Could Architecture Be Impacting How Productive You Are?
There are a few different things that contribute to the quality of air, including CO2 levels, pollutants, and general ventilation, and the scientific consensus is that if the air in a building isn’t of high quality, cognitive function can be impaired.
Natural light provides our bodies with vitamin D, which in turn promotes healthy bone growth, and has been found to actively contribute to our physical and cognitive productivity. Put simply, if the indoor environments we spend time in are poorly naturally lit, our productivity can suffer – particularly in the winter, when the daylight hours are shorter.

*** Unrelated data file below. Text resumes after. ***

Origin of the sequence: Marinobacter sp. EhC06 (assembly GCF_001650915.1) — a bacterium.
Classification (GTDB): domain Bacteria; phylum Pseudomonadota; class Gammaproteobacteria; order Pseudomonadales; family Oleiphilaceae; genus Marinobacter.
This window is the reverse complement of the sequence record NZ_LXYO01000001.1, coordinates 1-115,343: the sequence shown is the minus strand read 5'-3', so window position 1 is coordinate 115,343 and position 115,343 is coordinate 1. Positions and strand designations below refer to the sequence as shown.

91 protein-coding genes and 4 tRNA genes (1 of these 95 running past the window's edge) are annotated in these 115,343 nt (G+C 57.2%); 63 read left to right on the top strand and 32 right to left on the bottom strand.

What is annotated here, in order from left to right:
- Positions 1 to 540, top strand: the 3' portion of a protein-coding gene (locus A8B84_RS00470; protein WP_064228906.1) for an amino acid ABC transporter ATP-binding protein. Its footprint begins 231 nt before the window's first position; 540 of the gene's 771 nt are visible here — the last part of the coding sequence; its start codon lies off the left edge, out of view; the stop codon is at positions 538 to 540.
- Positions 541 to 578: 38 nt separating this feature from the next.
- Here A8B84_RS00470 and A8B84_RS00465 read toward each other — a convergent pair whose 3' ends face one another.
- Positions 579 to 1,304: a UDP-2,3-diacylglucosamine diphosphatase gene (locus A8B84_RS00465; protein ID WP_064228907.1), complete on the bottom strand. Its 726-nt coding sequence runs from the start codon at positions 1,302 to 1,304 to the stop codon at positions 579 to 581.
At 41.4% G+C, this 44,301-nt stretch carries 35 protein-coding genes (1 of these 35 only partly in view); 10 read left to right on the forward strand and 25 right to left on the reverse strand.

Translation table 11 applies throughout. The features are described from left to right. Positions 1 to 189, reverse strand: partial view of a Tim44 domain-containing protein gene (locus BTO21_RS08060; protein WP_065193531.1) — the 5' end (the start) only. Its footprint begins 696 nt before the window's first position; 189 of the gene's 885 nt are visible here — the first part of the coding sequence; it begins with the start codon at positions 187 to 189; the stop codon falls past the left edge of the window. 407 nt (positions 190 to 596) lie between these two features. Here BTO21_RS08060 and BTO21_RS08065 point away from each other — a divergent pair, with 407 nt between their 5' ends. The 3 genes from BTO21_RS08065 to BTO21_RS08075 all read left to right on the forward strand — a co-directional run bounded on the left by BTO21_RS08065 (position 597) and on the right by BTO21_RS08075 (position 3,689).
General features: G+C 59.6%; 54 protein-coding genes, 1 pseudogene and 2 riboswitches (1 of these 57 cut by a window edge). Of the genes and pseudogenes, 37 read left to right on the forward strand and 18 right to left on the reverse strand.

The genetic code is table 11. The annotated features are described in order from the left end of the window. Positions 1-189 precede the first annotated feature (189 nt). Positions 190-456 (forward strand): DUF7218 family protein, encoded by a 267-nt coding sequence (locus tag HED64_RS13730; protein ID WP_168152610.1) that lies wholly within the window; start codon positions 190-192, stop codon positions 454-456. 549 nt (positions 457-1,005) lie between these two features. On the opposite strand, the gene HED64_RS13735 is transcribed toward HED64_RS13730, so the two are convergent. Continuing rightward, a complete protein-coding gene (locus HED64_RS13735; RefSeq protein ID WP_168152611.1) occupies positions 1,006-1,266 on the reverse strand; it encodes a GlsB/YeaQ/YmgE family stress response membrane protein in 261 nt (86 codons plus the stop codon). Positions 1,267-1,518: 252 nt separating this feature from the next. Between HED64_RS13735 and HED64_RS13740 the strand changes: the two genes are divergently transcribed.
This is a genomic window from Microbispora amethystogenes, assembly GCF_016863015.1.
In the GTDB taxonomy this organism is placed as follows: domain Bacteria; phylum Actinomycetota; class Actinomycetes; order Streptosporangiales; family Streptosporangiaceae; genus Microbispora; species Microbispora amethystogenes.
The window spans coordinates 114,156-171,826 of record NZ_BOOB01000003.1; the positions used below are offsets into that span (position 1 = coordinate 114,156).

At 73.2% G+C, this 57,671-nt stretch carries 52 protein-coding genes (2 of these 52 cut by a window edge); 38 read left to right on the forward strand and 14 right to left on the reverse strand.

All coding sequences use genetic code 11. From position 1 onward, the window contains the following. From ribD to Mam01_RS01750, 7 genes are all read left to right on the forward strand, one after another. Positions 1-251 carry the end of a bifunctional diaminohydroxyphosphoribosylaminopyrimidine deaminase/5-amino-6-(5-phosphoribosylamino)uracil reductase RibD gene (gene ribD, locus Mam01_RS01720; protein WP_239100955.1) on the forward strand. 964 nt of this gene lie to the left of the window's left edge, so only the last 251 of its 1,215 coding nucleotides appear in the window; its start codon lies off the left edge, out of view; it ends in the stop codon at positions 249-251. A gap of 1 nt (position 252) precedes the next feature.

Longer distance views, away from computer screens or written documents reduce fatigue, headaches and the effects of eye strain in the long term. Views also have a positive impact on wellbeing, in part by providing a psychological connection with other groups of people while in a safe space.
It’s important to get to grips with what it is about building design that has an impact on how productive we are and then make some actively informed decisions on how to increase our productivity:
"Time was God's first creation. " ~ Walter Lang
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